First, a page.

Nashville Zoo is proud to announce the introduction of Southern white rhinoceros to our animal family. Four young females are now roaming in the Zoo’s former elephant exhibit.
“This is the first time we are able to bring rhinos to Nashville”, said Zoo President Rick Schwartz. “We had to make several modifications to the former elephant habitat and barn in order to properly care for rhinos. The end result is exceptional and we can’t wait to show it to our guests.”
The four captive-born white rhinos came from a reserve in South Africa and are slowly adjusting to the new sights, sounds, and smells that come with their new home here in Nashville. Keepers are monitoring the rhinos until they become more comfortable in their outdoor habitat. Because the young rhinos are still a little nervous, there is no guarantee that they will be out on any certain day or time, but your best chance to see them is before noon.
“All five rhino species are currently in the midst of a poaching epidemic like never before. There is a very real concern that they will become extinct in the wild within our lifetime,” says Jason Faessler, Rhino Keeper. “We hope introducing the public to these magnificent creatures will lead to more awareness of habitat loss, illegal animal trade, and empower people to help protect our wild places. Aside from being animal ambassadors for their species, Nashville’s rhinos will also contribute to the valuable research used in a number of conservation programs across the world.”
While the Southern white rhino (Ceratotherium simum) is the least endangered of the living rhino species with 21,077 remaining in the wild, they are listed as near threatened due to habitat loss and illegal poaching. In South Africa alone, poachers kill three or more rhinos per day to feed the demand for horn on the black market. Nashville Zoo brings local awareness of the critical status of all five rhino species during its annual conservation concert, Rockin’ for Rhinos and also supports the International Rhino Foundation through financial contributions.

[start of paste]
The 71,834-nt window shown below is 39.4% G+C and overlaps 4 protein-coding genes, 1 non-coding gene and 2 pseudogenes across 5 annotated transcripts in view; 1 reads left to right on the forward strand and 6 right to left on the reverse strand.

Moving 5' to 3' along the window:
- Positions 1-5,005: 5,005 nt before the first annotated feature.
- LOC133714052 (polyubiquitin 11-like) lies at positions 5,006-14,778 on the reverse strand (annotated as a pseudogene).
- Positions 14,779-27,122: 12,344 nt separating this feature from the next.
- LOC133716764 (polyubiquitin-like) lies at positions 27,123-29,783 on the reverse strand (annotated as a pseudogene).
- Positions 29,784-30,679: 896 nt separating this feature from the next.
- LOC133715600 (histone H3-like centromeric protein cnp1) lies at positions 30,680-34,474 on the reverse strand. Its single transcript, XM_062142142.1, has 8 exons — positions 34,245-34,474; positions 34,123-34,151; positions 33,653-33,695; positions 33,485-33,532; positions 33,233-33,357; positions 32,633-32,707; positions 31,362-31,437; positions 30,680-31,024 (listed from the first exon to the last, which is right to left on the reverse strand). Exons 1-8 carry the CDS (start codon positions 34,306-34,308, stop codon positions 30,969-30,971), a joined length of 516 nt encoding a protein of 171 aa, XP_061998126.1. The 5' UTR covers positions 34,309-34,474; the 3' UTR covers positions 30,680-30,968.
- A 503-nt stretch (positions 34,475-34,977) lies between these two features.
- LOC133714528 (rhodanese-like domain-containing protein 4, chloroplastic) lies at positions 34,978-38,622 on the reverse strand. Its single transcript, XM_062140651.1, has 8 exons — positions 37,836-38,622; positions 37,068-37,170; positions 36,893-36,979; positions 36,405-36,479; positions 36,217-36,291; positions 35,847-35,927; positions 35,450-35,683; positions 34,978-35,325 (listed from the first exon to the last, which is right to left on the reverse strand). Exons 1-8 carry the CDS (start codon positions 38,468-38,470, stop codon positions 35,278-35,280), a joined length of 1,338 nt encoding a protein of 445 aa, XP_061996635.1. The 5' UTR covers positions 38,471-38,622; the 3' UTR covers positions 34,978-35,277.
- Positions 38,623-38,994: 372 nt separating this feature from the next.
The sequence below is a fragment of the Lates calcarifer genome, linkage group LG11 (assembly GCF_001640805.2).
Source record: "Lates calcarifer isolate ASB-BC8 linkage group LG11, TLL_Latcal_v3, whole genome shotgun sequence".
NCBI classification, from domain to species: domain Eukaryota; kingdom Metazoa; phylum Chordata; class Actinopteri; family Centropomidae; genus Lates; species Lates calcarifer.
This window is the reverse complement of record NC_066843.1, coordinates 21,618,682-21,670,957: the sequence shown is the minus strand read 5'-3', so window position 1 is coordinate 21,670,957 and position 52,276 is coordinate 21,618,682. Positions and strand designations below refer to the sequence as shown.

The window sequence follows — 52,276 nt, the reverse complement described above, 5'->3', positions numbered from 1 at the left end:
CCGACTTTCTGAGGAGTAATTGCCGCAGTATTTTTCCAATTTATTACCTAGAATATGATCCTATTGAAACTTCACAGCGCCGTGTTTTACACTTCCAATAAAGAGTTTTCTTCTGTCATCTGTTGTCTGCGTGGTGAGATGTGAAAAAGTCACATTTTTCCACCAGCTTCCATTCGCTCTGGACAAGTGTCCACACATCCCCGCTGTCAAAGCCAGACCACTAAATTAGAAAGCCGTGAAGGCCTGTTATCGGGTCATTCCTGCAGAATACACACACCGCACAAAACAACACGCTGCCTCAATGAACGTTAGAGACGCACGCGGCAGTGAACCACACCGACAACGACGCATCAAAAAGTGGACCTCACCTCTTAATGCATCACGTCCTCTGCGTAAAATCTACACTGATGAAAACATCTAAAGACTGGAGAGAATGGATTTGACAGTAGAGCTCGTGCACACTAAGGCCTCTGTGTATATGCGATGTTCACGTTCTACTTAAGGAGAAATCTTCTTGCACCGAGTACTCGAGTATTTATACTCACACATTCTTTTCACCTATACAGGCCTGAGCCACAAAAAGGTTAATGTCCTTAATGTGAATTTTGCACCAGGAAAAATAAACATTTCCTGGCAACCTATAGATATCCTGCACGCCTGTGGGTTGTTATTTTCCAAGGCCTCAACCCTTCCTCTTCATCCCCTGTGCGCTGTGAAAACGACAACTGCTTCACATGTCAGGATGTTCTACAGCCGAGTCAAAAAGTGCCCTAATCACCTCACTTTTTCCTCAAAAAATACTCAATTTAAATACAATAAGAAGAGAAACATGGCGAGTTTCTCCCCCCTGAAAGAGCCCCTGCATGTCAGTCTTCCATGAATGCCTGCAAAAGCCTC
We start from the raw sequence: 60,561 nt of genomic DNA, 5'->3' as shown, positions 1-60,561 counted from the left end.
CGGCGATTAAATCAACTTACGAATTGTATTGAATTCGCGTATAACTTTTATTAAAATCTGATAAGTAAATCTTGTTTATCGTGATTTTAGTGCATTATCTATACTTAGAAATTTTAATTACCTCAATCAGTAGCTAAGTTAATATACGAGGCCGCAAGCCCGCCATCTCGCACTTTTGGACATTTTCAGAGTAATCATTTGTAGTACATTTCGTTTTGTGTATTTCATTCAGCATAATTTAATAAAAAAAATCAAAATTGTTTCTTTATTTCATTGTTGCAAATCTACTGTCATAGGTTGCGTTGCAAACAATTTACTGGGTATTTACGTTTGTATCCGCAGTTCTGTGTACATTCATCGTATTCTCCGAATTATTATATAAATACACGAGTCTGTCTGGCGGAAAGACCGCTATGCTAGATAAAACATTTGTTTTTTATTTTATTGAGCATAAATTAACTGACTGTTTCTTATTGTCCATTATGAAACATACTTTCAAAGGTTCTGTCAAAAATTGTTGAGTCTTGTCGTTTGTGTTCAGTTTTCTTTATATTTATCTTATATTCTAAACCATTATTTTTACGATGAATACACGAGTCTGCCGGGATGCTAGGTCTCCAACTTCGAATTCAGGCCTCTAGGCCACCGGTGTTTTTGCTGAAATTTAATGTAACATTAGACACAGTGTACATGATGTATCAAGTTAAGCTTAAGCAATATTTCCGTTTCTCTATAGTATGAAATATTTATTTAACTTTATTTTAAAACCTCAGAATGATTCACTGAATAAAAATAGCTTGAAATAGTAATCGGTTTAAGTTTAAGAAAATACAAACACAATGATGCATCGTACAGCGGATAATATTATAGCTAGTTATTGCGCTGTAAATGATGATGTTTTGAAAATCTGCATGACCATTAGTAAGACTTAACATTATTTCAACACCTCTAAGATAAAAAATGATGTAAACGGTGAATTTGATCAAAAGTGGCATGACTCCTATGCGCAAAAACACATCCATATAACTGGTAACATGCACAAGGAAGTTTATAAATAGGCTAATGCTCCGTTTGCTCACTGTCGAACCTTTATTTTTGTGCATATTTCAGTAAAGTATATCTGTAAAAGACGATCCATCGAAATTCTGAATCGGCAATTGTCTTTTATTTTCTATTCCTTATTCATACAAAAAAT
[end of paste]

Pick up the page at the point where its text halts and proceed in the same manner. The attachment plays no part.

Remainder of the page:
The Southern white rhino is the largest species of rhino. It has a wide mouth used for grazing and is the most social of all the rhino species living in family groups as opposed to being solitary. White rhinos can live up to 50 years or more, with males tipping the scale at nearly 6,000 pounds. Females are considerably smaller, but can still weigh in at an impressive 4,000 pounds. At close to six feet tall, white rhinos can run as fast as 35 miles per hour and are surprisingly quick and nimble for their size.
Nashville Zoo’s African Savanna exhibit was originally funded by the Cal Turner Foundation. The addition of Southern white rhinos and exhibit renovations were made possible by generous support and funding from Kathryn and David Brown, Patricia and Rodes Hart, the Andrea Waitt Carlton Family Foundation, Katie and Kevin Crumbo, Babs and Bill Freeman, Julie and George Stadler and a grant through the National Fish and Wildlife Foundation.
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